Don’t Mess With Paying Your Employees

 

Employers have a lot of obligations to their employees, both legal and moral.  Things like creating a positive, respectful work environment.  Giving people the physical and intellectual tools they need to get their jobs done.  Giving people opportunities to contribute and excel.  Things like that.

Oh yeah.  And paying your employees.  Yeah.  That one’s important too.

As an employer, we might not be perfect in how we treat our employees, and we might slip from time-to-time in how well we engage them.  But the one thing we can’t ever mess with is people’s money.  That is a sacred, non-negotiable trust.  Every employer understands this.

I remember vividly the small chain of toy stores I owned in the late 80’s.  We were inexorably sinking into insolvency.  I couldn’t pay the suppliers on time, couldn’t keep up with the rent.  But the one thing we never missed – even when it meant using our personal resources to do it – was a single payment to our employees.   It simply wasn’t an option, and no employer ever should think otherwise.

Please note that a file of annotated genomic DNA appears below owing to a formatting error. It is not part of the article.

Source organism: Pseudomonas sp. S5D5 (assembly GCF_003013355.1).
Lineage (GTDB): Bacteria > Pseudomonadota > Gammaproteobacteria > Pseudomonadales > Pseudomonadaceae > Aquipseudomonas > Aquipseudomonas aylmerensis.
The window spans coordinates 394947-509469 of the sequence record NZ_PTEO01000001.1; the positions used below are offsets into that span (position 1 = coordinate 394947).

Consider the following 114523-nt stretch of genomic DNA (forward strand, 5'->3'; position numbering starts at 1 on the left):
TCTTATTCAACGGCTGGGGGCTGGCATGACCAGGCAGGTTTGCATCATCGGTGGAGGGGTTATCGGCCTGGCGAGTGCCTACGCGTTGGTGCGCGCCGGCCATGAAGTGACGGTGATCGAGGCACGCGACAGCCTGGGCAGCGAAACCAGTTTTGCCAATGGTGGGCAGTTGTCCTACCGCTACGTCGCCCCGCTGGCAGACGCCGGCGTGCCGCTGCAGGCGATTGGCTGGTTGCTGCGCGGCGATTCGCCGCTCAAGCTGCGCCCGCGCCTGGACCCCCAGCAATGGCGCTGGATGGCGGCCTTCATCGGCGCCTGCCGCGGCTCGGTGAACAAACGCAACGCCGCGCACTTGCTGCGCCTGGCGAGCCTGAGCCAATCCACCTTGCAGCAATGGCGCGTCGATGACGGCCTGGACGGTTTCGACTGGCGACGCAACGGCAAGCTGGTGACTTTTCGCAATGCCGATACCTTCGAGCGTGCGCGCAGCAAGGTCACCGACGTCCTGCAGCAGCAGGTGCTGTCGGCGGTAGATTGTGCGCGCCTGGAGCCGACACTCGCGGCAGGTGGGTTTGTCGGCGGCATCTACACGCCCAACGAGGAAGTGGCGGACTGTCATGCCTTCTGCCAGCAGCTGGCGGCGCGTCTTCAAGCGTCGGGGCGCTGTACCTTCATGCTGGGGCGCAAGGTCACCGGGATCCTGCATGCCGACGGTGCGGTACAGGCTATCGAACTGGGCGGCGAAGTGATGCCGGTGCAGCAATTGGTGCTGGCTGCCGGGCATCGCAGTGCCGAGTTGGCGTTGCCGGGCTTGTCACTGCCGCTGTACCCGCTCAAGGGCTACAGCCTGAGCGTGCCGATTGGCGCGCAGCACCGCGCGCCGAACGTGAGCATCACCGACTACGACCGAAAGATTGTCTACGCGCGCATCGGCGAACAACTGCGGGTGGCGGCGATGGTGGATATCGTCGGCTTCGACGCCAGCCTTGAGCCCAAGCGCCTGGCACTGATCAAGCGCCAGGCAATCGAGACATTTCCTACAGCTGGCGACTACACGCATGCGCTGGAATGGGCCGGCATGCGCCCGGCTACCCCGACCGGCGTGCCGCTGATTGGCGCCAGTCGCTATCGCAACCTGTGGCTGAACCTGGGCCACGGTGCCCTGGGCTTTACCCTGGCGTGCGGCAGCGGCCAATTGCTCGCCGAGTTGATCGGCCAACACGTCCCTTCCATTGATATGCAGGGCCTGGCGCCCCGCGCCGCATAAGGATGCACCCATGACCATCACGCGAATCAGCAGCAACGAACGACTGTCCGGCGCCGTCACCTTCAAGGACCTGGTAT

So What’s Going On With The Canadian Federal Government?

For over six months now, employees of the Canadian Federal Government have been doing battle with its new Phoenix Payroll system.  Tens of thousands have missed pay – some for exceedingly long periods of time –  and had to fight with the bureaucracy to finally get it.   Sure, the government took some action – and hired a bunch of people to fix things manually – but it still wasn’t enough.  Last April, Apparently unfazed, the government expanded the flawed system to include  67 more government departments.

Yikes.

To date, more than 80,000 employees have been affected, and the Minister has recently admitted that things will still likely not be fixed by October.

Yikes again.

“Here’s The Deal.  I Don’t Get Paid Until You Do…”

In the businesses I have owned, my employees got paid first.  Period.  If I had to sit on my own paycheques to make sure that happened – sometimes for months – so be it.  This is the practice of any organization that embraces integrity toward its workforce.

If the Public Works Minister, Deputy Ministers, Treasury Board President – heck – even the Prime Minister, wanted to demonstrate their integrity in a meaningful way, they would do the same.  “Here’s the deal,” they should all say, “I don’t get paid until you do.”  That would be a meaningful gesture.  And, speaking from personal experience, nothing motivates you more to get something fixed than having a few wolves at your own door.

 

 

 

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